It seems the obligatory thing to do in late November is give the roundup of your recent conference experiences, and I’ll gladly follow this pattern…

I first headed to ETS last Tuesday in Providence. The flight was good, and several of us from Durham had the same itenerary–John Goodrich and I had seats together going and coming. It’s nice to go to ETS first so I can adjust to the time change. I gave a paper on ‘Righteousness and Glory in Romans’. I had a crowd of about 20 people, and got a few good clarifying questions, but none that challenged my basic thesis (I’ll do a separate post with the details). I scheduled a lunch with my profs from Ouachita–Scott Duvall and Danny Hays–to glean their wisdom about job hunting. I didn’t get anything too specific, but they were helpful in clarifying expections and things. Beside my own, I would say Darrell Bock’s call for a response to Robinson and Koester on development of ‘christianities’ was the most interesting paper I heard. I also learned that a volume (Paul and the Second Century) in which I’m contributing a chapter on Paul and Irenaeus is going to be picked up by T&T Clark.

On Friday, we caught the train up to Boston for IBR. Unfortunately I was too tired and wasn’t able to concentrate on Joel Green’s paper. In fact I left the mingle time early because I was too tired to really interact with people, so I made up for it throughout SBL.

As SBL kicked off, I noticed that there weren’t an overwelming number of papers/sessions I wanted to attend as in years past. Of those I did attend, it struck me that not that many seems that ‘new’ to me. I think the deal is that now that I am finally engaging Paul at a deep academic level many of the debates are no longer that new. I can see that people often just nuance what has been argued before. Accordingly, I spent lots of time hanging out in the book stalls talking to people. I’m not a big networker, but my web of contacts from other UK university contacts, the blogging world, etc. made it fairly easy to find someone to chat with, and invariably I got introduced to their friends as they happened by. You might think with all that time in the book stalls, I loaded up on books. I only made three purchases: the new edition of the Nag Hammadi Scriptures, Thrall’s 2 Corinthians (ICC), and Furish’s New Testament Theology of 1 Corinthians. Highlights of the conference were the blogger dinner, where I finally met several others in person…such as Matt Montini, Josh McManaway, James McGrath, Michael Halcolmb, Jim Getz, and later that night Mark Goodacre; After that dinner I headed to the Durham Reception. Fortunately, Durham’s not cutting back like others may have done. I think we had almost double from last year, but maybe it was just a smaller room or maybe we picked up a few from other receptions were cancelled or underfunded. On Monday, a few of us hit the town to do some sightseeing–‘freedom trail‘ in Boston and Harvard, which was only 20 minutes away by subway. (I learned that Boston’s subway system is as bad as London’s with too many steps and hardly any escalators or elevators/lifts)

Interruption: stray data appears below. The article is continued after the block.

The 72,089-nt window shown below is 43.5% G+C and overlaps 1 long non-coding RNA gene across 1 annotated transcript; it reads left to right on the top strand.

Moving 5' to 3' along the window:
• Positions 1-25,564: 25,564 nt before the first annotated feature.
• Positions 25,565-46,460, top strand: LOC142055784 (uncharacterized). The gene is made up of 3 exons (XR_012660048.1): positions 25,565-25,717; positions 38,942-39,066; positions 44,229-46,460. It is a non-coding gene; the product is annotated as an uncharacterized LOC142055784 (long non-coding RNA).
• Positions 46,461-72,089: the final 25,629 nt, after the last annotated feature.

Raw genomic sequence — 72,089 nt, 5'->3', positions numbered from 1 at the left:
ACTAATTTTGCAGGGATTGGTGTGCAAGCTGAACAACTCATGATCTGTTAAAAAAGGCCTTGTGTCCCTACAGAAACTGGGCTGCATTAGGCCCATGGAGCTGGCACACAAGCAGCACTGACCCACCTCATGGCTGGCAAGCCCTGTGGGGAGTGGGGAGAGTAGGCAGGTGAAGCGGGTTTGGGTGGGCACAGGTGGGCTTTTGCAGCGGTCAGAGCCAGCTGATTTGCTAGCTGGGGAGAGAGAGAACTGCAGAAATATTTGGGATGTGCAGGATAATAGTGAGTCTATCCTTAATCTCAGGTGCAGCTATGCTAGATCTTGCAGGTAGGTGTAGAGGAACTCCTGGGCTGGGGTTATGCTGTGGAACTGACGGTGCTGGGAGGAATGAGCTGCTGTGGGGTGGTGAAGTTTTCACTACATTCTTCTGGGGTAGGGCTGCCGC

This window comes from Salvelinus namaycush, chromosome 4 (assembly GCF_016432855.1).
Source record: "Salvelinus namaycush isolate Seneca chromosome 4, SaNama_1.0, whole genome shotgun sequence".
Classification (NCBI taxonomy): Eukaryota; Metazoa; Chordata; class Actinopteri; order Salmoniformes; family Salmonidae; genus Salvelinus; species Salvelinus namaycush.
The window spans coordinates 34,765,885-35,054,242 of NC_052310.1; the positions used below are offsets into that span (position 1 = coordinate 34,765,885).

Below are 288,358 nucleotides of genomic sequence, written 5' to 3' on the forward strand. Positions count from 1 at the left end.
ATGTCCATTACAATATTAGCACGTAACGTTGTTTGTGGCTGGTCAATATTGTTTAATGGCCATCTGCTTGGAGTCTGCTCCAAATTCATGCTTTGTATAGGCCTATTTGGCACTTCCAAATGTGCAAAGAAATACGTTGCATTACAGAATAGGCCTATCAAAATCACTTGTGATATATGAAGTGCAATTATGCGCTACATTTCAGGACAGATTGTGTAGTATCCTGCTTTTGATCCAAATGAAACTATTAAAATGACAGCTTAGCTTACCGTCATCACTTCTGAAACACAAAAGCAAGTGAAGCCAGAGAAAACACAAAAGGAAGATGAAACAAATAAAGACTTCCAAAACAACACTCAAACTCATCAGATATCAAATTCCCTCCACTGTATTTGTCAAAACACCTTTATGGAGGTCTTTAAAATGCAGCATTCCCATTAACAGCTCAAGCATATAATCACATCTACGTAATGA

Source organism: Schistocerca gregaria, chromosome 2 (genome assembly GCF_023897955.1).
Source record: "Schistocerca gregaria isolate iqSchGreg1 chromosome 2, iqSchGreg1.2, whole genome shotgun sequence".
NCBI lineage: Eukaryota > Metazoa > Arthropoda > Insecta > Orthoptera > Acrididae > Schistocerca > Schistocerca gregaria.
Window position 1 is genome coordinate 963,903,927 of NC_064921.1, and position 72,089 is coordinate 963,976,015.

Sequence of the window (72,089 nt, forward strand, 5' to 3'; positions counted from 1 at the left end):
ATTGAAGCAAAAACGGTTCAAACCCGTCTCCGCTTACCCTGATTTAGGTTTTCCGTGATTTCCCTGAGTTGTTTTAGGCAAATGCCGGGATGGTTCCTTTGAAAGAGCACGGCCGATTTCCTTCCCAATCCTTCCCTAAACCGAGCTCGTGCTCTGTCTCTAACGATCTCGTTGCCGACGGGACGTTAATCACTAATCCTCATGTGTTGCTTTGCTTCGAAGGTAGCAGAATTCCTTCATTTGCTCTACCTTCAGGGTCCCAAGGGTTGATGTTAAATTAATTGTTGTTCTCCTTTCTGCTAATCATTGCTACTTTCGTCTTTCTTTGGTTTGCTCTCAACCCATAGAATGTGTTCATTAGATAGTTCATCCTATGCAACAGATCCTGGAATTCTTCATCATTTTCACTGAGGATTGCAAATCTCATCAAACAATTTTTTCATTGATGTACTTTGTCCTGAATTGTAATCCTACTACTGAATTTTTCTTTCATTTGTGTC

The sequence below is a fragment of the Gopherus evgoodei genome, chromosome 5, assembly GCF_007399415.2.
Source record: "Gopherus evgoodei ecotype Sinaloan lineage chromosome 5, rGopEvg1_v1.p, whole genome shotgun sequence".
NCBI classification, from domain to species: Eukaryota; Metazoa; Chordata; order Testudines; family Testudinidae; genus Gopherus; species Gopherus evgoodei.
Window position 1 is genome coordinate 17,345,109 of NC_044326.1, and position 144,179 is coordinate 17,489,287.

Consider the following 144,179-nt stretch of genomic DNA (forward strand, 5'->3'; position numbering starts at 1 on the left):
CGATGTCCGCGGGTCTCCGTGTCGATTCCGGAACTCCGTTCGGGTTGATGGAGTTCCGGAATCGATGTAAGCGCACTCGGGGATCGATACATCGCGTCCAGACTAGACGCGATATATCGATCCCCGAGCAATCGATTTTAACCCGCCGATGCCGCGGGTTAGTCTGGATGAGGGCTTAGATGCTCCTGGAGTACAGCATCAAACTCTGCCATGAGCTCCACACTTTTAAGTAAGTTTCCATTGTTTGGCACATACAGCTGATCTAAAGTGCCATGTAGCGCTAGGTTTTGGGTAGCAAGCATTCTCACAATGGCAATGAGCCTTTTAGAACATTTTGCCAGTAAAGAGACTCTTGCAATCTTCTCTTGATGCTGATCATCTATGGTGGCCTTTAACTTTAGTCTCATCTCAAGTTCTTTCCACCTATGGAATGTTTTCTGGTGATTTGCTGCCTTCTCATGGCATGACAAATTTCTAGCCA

Reflections: 1) Since my paper was originally offered to SBL but declined, I learned a good lesson to make the ‘so-what’ factor clear in my future abstracts. 2) I’ll ask around for people’s opinions about which sessions will have the fire works. I seemed to regularly miss the good ones. 3) I’ll continue to move toward the pattern of a healthy balance between sessions and chatting in the book stalls or local sight seeing.  I definitely kept my sanity much better this year by not overloading myself with sessions.